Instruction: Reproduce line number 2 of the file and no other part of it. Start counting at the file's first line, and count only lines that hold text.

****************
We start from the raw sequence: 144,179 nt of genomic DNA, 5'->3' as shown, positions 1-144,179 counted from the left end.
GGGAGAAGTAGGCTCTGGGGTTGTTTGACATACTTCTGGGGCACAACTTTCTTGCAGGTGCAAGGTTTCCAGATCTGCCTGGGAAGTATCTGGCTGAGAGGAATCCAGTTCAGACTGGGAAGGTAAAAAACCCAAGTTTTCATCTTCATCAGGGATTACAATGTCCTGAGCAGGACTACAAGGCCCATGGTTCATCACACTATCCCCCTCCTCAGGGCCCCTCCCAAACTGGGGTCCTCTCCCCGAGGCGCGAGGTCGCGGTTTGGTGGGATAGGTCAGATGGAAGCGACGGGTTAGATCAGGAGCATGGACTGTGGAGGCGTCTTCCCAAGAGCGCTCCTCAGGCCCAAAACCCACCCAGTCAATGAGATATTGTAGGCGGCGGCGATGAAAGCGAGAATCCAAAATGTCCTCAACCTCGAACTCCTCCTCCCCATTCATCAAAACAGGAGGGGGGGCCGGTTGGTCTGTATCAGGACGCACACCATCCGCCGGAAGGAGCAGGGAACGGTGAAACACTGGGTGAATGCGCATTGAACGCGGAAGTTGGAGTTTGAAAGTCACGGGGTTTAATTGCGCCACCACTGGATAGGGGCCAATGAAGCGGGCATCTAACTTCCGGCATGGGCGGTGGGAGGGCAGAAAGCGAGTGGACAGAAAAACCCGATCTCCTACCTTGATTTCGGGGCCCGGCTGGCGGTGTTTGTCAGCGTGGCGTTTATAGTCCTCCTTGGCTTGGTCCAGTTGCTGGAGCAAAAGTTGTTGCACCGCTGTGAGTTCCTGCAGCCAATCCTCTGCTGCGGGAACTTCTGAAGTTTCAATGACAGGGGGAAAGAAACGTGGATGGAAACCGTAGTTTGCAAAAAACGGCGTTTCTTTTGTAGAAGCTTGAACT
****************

GGGAGAAGTAGGCTCTGGGGTTGTTTGACATACTTCTGGGGCACAACTTTCTTGCAGGTGCAAGGTTTCCAGATCTGCCTGGGAAGTATCTGGCTGAGAGGAATCCAGTTCAGACTGGGAAGGTAAAAAACCCAAGTTTTCATCTTCATCAGGGATTACAATGTCCTGAGCAGGACTACAAGGCCCATGGTTCATCACACTATCCCCCTCCTCAGGGCCCCTCCCAAACTGGGGTCCTCTCCCCGAGGCGCGAGGTCGCGGTTTGGTGGGATAGGTCAGATGGAAGCGACGGGTTAGATCAGGAGCATGGACTGTGGAGGCGTCTTCCCAAGAGCGCTCCTCAGGCCCAAAACCCACCCAGTCAATGAGATATTGTAGGCGGCGGCGATGAAAGCGAGAATCCAAAATGTCCTCAACCTCGAACTCCTCCTCCCCATTCATCAAAACAGGAGGGGGGGCCGGTTGGTCTGTATCAGGACGCACACCATCCGCCGGAAGGAGCAGGGAACGGTGAAACACTGGGTGAATGCGCATTGAACGCGGAAGTTGGAGTTTGAAAGTCACGGGGTTTAATTGCGCCACCACTGGATAGGGGCCAATGAAGCGGGCATCTAACTTCCGGCATGGGCGGTGGGAGGGCAGAAAGCGAGTGGACAGAAAAACCCGATCTCCTACCTTGATTTCGGGGCCCGGCTGGCGGTGTTTGTCAGCGTGGCGTTTATAGTCCTCCTTGGCTTGGTCCAGTTGCTGGAGCAAAAGTTGTTGCACCGCTGTGAGTTCCTGCAGCCAATCCTCTGCTGCGGGAACTTCTGAAGTTTCAATGACAGGGGGAAAGAAACGTGGATGGAAACCGTAGTTTGCAAAAAACGGCGTTTCTTTTGTAGAAGCTTGAACT